(Note: Continued LJ outages and my own lack of time from starting a new job this week are making consistent posting difficult. I'm tempted to start a Saturday Stumper series, but for the next many months expect Friday* Puzzles when my web service and my job allow them.)
When the instruction booklet for my Double Decathlon test was released, this was the puzzle that seemed to cause the most discussion. Mainly over whether this is Yajilin or not. My opinion is that Yajilin's default style relies too heavily on clue squares, particularly instantly definable clue squares, and you cannot block off a lot of starting cells without adding clues that can compromise a puzzle. I feel that a presentation with some clues but also just some unusable squares makes for a more balanced puzzle type that emphasizes many other loop forming strategies (like Simple Loop) instead of just square counting strategies. Almost Simple Loop is this compromise puzzle presentation. Both of these puzzles went a bit outside the typical Yajilin playbook, and neither could have easily been achieved at the target difficulty if I had to add in extraneous clues to block off the starting geometries, so I am comfortable saying neither is a Yajilin.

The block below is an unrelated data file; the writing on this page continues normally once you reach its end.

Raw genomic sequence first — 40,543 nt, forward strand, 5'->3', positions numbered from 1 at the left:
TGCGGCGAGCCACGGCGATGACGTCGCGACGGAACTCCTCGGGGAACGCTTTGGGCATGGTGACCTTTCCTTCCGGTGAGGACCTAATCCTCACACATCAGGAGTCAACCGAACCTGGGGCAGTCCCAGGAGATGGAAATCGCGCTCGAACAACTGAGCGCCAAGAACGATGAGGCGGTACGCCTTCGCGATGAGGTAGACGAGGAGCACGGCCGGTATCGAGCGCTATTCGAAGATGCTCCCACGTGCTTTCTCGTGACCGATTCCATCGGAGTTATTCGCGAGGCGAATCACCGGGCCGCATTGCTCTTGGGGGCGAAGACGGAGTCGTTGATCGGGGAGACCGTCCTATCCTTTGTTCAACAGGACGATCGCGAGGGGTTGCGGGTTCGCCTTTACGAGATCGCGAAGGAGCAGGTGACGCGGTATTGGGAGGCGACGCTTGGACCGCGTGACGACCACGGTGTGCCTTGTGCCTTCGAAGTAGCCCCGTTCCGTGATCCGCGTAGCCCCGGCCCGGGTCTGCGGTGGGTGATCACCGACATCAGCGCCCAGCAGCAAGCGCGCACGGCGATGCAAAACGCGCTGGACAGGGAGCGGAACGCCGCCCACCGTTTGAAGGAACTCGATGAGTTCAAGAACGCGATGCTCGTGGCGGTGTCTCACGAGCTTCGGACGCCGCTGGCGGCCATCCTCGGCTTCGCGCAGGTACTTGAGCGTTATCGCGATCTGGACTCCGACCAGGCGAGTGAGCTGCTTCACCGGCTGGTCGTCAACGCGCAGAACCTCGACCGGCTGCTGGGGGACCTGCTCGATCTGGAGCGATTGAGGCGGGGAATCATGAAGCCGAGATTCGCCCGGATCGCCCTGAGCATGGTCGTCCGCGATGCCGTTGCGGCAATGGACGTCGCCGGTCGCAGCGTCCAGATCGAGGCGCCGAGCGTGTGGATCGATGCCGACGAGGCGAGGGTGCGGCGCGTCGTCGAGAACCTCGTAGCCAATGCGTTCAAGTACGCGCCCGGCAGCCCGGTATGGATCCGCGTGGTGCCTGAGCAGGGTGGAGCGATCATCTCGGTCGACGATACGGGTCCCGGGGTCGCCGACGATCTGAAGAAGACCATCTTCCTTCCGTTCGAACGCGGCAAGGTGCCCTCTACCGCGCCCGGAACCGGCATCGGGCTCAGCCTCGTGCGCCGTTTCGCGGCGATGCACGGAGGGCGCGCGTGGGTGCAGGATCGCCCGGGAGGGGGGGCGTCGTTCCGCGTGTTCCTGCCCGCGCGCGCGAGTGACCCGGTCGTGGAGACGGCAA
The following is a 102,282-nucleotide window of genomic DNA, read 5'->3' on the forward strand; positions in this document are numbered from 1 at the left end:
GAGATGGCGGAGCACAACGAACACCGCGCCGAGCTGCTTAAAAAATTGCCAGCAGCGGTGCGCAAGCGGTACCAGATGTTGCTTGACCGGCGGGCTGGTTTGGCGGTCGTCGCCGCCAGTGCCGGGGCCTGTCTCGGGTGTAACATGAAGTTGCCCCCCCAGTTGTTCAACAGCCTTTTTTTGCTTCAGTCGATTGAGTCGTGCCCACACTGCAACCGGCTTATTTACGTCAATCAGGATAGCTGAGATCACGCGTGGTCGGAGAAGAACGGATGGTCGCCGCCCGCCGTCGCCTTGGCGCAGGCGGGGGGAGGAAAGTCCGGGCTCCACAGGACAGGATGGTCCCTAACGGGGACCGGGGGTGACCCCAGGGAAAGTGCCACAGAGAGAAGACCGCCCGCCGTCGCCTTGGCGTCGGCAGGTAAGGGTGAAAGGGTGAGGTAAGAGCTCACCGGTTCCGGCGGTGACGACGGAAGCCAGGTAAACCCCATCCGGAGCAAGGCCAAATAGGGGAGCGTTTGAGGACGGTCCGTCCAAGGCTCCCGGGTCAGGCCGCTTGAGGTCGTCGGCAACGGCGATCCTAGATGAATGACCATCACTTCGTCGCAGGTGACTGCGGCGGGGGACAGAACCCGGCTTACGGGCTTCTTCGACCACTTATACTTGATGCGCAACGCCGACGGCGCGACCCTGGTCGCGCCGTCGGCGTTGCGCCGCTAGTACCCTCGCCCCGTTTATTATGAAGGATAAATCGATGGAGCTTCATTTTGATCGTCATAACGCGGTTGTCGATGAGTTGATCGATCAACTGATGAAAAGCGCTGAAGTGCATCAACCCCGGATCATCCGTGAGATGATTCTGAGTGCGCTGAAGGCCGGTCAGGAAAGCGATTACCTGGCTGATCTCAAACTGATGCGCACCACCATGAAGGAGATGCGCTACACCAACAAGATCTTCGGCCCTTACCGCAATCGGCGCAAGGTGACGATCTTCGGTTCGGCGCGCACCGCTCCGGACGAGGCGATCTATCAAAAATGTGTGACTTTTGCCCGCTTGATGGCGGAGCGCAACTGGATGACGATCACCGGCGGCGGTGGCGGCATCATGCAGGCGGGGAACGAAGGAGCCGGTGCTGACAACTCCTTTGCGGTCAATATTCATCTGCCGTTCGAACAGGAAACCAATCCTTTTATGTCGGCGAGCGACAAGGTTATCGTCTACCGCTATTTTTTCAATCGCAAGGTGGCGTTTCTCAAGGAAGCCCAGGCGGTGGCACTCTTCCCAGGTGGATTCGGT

TL,DR: Check over the possibly familiar rules and enjoy the puzzles.
Draw a single closed loop that passes through adjacent white cells and not through any gray cells. The loop cannot intersect or overlap with itself. Some white cells may not be a part of the loop, but no two unused white cells can share an edge. Some gray cells contain a number and arrow indicating the count of unused white cells in the direction of the arrow.
Example and Solution:
Not too much to give away on these puzzles except that there are in both cases some long channels that must contain part of the loop and the challenge then is fitting in a valid loop without isolating ends while at the same time satisfying just a few of the given clues (none of which are of the usual style of 1+arrow with just 1 cell it points to which I h-a-t-e hate as two gray squares achieves the same instant grid division that is meaning to accomplish without any logic).
In the hard puzzle, the key area to visualize possibilities are what I'll call the two "square rooms with 4 doors" in the upper left corner and lower right corner. You can enter and exit these either once or twice but the consequences of doing so need to be carefully mapped to get started.